Pre 1800, — December 19, 2009 10:25 — 0 Comments

Slaughter in Ballyholland

One morning in 1797 the Ancient Britons [a Welsh Regiment of the English Army ]  accompanied by Becker’s Yeomanry, rode out from Newry through Corrags until they came to a loanan which, over a hill, led to the farm of a widow woman, one Mrs Ryan. 


She had two sons, both little boys.  Seeing the soldiers halt at the foot of the boreen, she told her son Edward to run down and open the gates for the troopers.

"If they find you in the house, they will kill you," she warned the bigger boy.  He instead of Edward ran quickly down the lane and opened the gate, standing aside to let the soldiers pass.  They rode past in single file, but just as the last horseman was passing, he turned and shot through the heart the poor lad who was in the act of re-closing the gate. 

The rest of the troop entered the house and, callously indifferent to the poor widow’s plight, turned the house upside down, ripping beds with their sabres and smashing all the humble furniture.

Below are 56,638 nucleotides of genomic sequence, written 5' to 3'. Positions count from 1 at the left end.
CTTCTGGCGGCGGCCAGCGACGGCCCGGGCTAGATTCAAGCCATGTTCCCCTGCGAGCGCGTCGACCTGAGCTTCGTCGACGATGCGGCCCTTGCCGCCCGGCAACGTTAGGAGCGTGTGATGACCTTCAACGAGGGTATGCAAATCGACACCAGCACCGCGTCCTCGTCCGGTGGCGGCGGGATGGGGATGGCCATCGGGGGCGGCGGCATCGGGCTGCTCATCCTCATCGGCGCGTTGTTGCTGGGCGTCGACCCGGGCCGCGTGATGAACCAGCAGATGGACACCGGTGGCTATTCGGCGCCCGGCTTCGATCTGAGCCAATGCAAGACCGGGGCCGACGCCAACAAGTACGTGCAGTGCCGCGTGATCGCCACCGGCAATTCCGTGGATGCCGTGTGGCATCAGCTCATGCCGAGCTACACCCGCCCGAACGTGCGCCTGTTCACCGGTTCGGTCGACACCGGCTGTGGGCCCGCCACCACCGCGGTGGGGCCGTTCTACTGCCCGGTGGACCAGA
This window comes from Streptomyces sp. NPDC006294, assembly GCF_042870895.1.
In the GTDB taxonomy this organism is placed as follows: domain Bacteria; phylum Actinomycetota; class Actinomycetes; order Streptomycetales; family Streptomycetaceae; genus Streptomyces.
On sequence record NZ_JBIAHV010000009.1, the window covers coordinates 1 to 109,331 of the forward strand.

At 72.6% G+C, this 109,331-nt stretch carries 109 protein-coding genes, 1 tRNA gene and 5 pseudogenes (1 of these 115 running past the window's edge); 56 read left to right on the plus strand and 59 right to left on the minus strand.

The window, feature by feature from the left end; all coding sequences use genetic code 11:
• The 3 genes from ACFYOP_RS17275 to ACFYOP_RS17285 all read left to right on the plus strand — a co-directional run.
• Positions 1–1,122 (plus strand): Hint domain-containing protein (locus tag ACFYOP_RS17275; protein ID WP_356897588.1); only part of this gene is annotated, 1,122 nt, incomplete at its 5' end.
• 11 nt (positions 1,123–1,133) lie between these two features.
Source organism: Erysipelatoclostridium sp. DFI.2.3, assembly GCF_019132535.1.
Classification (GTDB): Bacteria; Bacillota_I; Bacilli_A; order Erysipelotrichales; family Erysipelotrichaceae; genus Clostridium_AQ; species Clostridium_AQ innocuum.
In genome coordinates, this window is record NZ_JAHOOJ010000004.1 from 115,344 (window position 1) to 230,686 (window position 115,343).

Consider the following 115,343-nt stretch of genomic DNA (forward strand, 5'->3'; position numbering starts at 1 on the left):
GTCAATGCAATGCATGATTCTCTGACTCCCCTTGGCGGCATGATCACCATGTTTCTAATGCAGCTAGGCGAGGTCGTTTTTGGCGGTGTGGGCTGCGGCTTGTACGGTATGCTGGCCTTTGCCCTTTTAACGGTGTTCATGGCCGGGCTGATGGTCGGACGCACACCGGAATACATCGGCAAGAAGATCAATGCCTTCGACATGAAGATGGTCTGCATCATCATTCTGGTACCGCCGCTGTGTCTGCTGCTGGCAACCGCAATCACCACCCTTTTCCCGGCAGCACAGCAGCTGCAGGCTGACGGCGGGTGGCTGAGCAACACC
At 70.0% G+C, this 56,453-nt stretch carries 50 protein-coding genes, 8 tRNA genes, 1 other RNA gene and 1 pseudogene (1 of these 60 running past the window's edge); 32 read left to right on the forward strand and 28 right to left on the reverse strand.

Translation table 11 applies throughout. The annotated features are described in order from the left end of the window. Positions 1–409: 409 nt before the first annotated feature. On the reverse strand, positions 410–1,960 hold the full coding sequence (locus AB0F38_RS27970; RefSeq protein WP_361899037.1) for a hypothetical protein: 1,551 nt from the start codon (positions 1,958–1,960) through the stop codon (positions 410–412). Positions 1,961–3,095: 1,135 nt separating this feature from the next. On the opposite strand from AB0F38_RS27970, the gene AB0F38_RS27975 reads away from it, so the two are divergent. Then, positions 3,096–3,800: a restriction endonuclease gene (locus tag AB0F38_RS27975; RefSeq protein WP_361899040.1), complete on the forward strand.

Finding nothing ‘seditious’, they cursed their luck and rode off, trampling the dead body of young Ryan as they passed.

Discontent with their day’s work, they stopped at a farmstead in Mettleton’s Meadow.  Here, in the centre of a field next to the steep Jack’s Hill stood a red barn.  As the Yeos and the Welsh Horse arrived fourteen men and boys were engaged in a game of football in the meadow.  They quickly stopped their game and fled, taking shelter in the loft of the red barn. 

Becker of the Yeomanry halted the soldiers and stared suspiciously at the barn. 

At a signal to the leader of the Ancient Britons, the whole cavalcade rode out to surround the red barn.  The troops dismounted and swarmed up a ladder to the loft with their swords drawn. 

Becker angrily declared that the occupants were holding an illegal meeting.  Despite the men’s denial he persisted.  He ordered them all to be massacred in cold blood. 

The defenceless victims were instantly hacked to pieces in the barn.  When the slaughter was complete one trooper bent down, and dipping his finger in the blood and gore, wrote on the barn’s wall :

"By United work we lost our lives".

Long after every one and everthing else was gone, one barn wall still stood, bearing these words.

… pitch-capped at Grinan ...

... more later

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